When Do Research Consortia Work Well and Why? Evidence from Japanese Panel Data
NBER Working Paper No. 7972
We examine the impact of a large number of Japanese government-sponsored research consortia on the research productivity of participating firms by measuring their patenting in the targeted technologies before, during, and after participation. Consistent with the theoretical predictions of Katz (1986) and others, we find consortium outcomes are positively associated with the level of potential R&D spillovers within the consortium and (weakly) negatively associated with the degree of product market competition among consortium members. Furthermore, our evidence suggests that consortia are most effective when they focus on basic research.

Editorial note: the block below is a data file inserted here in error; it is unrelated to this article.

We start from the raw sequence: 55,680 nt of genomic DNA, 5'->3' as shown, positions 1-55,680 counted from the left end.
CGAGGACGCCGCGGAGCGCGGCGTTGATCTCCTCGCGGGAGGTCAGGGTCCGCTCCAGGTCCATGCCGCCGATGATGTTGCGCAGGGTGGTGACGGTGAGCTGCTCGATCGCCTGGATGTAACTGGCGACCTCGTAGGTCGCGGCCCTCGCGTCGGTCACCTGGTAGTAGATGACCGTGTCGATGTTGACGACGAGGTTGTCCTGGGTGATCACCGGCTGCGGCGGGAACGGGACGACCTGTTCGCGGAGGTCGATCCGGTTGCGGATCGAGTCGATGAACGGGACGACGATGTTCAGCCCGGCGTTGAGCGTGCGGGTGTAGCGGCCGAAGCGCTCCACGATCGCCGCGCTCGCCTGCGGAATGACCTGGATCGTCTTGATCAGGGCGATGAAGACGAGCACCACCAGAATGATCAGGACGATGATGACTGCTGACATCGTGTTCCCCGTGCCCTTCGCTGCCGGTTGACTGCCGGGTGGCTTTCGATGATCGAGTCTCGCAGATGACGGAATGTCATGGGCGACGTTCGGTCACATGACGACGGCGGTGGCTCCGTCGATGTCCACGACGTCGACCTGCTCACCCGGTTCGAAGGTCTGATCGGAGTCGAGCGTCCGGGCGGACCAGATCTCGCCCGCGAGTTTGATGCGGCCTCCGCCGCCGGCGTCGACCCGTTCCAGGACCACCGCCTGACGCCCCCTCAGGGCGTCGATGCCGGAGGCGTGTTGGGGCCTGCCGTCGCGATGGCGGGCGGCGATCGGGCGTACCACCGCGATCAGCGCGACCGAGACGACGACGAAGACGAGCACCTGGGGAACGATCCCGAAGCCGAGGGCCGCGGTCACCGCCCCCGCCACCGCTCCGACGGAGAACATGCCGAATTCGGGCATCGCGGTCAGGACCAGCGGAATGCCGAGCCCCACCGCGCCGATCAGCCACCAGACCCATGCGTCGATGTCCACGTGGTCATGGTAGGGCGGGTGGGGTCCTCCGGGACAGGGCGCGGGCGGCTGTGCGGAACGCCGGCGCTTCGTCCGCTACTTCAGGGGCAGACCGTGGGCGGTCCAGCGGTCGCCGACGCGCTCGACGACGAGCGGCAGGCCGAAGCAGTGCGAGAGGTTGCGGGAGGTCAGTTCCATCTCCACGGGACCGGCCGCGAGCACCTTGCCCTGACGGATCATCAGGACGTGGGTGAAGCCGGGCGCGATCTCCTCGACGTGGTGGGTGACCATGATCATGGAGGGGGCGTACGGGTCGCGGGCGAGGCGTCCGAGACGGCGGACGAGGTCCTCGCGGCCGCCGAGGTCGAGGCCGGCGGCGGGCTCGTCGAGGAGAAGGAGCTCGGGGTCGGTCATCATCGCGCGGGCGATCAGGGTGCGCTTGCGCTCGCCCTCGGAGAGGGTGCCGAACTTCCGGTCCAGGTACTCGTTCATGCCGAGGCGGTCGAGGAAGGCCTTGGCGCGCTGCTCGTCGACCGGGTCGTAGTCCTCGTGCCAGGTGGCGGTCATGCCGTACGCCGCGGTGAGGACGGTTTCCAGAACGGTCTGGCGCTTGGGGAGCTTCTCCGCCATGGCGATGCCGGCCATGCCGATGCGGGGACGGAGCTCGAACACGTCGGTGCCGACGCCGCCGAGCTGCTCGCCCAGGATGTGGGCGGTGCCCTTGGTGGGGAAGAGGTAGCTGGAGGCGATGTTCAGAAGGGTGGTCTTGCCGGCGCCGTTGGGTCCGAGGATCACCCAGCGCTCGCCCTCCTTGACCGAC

Document Object Identifier (DOI): 10.3386/w7972
Published: Branstetter, Lee G. and Mariko Sakakibara. "When Do Research Consortia Work Well and Why? Evidence from Japanese Panel Data." American Economic Review 92, 1 (March 2002): 143-159.
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